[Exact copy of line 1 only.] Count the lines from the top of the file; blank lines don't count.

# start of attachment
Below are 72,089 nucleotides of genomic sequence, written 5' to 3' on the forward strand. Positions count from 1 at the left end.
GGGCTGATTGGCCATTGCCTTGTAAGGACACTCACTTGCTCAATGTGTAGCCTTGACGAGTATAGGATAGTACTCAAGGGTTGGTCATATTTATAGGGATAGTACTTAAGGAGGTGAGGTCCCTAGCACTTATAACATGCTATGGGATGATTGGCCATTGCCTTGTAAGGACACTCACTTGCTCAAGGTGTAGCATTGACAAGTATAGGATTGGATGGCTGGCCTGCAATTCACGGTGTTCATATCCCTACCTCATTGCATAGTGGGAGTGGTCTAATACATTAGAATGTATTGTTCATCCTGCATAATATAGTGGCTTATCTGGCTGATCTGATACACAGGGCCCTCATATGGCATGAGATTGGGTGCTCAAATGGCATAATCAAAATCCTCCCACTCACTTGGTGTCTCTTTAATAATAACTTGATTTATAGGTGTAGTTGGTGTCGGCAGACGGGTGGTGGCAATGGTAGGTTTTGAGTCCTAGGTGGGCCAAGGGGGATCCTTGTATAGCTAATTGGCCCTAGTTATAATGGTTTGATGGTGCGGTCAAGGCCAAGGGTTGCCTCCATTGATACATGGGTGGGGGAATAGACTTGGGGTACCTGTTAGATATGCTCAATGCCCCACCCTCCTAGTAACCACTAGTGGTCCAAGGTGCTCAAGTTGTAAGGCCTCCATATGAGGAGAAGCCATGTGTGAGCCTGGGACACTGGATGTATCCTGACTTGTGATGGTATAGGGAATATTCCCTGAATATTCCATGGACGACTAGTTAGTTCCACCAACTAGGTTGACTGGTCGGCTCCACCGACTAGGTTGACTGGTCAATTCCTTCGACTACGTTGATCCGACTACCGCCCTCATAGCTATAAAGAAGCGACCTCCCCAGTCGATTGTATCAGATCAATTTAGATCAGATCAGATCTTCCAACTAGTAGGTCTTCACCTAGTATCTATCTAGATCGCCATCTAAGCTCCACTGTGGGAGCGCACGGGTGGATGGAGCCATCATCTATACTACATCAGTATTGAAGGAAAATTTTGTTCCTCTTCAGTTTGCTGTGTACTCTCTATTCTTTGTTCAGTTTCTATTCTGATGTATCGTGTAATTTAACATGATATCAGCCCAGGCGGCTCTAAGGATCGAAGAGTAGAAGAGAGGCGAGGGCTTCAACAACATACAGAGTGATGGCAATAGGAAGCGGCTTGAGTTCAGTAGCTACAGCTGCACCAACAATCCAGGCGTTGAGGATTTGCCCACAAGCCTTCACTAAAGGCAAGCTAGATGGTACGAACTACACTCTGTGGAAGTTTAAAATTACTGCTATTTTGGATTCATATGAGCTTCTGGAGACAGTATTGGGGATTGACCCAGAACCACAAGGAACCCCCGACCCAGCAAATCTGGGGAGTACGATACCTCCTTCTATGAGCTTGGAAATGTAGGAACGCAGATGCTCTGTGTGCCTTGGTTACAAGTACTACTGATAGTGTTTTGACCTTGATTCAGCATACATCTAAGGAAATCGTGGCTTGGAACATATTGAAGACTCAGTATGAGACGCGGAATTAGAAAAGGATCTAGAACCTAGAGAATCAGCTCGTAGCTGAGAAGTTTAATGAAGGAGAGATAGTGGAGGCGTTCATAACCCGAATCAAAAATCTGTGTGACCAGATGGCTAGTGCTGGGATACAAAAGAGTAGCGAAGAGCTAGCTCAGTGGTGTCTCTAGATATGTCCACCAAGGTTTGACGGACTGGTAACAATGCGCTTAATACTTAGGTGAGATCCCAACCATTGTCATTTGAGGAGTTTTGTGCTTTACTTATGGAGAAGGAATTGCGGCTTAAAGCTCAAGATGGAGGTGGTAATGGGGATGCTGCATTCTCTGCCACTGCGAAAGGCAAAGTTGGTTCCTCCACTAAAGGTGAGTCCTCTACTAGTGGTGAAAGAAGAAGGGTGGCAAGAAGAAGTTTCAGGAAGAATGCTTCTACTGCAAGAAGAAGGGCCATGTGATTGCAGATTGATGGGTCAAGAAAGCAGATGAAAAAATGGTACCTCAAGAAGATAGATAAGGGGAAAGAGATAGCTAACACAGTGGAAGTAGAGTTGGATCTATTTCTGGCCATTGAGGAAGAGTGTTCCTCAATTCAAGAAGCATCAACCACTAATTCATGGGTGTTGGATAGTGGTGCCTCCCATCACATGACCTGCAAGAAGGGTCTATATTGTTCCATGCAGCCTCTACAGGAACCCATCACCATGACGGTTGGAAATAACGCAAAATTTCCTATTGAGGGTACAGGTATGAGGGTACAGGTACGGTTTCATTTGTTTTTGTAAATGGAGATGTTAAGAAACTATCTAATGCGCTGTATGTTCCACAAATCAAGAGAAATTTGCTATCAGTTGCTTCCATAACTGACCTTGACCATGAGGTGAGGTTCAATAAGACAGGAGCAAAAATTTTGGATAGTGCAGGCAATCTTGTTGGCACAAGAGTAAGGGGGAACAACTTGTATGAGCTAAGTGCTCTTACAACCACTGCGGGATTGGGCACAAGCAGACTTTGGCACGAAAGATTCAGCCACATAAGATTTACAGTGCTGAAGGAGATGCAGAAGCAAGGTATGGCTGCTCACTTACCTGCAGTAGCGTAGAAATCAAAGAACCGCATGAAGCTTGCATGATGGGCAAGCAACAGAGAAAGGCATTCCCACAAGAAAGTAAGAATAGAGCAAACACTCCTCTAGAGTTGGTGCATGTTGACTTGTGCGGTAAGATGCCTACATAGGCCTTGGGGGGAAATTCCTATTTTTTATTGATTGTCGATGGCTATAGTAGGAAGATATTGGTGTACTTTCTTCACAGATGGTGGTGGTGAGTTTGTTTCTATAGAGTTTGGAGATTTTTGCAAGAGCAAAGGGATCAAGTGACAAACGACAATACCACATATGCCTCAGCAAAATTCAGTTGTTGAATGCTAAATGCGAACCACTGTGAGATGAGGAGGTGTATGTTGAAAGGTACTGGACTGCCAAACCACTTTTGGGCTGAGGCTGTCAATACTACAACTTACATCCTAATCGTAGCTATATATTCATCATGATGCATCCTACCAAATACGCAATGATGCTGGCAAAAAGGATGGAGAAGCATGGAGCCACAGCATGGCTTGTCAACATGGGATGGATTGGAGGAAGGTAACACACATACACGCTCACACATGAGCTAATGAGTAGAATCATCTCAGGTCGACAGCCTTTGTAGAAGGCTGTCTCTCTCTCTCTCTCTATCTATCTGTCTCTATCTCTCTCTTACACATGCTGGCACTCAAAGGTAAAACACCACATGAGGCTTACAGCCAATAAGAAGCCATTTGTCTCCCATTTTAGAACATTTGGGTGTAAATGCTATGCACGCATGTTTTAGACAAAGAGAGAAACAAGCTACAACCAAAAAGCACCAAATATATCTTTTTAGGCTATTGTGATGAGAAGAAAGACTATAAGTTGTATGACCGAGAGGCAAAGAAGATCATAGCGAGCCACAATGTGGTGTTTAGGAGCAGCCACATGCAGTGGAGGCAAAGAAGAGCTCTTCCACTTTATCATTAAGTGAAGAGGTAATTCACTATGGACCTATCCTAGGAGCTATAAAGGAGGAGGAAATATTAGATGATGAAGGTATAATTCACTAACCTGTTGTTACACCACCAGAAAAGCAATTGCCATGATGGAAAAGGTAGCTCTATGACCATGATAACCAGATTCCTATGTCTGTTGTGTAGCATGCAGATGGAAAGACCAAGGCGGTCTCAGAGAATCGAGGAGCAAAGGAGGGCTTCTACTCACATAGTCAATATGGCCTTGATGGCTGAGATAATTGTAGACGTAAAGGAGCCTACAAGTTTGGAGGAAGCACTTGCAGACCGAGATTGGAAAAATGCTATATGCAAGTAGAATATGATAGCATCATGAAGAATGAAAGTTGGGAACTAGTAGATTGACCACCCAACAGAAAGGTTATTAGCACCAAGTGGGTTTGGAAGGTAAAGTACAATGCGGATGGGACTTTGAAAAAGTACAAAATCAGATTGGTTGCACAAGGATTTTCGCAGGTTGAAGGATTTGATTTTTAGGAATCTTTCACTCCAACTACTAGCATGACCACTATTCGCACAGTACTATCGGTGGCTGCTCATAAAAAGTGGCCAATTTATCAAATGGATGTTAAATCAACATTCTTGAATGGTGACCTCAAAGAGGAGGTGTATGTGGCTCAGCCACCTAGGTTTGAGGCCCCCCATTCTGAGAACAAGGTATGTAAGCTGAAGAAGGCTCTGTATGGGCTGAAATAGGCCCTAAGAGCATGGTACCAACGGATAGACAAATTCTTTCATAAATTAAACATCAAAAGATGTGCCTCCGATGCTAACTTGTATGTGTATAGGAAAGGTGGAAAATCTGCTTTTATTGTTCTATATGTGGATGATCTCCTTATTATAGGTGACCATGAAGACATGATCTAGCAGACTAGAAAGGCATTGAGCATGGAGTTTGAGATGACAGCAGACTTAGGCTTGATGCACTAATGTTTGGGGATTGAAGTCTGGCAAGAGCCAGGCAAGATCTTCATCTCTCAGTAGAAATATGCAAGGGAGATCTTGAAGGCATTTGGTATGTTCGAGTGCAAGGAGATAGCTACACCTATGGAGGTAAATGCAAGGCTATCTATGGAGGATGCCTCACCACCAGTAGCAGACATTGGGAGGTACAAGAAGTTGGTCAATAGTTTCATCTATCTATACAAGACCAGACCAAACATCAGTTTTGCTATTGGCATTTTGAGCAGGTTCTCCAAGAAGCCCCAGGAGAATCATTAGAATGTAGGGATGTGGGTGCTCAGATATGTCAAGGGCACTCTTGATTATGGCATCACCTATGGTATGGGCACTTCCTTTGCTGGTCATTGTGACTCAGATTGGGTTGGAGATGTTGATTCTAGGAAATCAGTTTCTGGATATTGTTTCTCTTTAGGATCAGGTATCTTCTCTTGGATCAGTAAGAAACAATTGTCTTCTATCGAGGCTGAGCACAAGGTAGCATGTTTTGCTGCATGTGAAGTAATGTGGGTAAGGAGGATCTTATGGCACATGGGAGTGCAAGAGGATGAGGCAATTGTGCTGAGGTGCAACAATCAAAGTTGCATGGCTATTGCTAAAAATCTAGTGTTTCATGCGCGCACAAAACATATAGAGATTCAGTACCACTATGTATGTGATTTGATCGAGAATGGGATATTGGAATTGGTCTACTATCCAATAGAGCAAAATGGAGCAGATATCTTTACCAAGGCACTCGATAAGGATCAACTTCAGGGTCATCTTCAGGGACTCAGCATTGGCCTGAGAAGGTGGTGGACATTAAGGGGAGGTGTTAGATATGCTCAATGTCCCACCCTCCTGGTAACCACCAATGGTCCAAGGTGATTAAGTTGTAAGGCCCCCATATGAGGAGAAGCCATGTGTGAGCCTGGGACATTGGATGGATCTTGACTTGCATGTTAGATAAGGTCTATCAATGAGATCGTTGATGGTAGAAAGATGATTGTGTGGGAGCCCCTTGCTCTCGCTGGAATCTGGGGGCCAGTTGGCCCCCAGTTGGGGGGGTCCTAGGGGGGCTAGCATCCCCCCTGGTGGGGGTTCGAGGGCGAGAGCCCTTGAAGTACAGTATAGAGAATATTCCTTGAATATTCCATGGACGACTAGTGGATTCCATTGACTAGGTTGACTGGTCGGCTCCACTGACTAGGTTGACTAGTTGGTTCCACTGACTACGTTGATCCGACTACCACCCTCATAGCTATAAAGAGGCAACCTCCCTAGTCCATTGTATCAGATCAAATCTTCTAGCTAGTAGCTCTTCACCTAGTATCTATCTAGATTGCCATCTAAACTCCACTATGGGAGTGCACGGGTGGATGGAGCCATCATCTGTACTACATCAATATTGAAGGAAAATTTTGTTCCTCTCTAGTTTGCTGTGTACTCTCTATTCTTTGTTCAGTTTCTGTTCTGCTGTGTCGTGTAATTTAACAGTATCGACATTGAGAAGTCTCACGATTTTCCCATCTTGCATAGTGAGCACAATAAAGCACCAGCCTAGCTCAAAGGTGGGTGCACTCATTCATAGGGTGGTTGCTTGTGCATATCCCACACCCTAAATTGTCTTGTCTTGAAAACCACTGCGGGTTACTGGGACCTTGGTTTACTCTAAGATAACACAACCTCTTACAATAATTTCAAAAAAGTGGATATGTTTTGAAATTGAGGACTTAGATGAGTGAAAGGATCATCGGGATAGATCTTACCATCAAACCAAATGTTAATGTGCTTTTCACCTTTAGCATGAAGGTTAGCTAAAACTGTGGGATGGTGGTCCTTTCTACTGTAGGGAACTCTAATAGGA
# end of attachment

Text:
Below are 72,089 nucleotides of genomic sequence, written 5' to 3' on the forward strand. Positions count from 1 at the left end.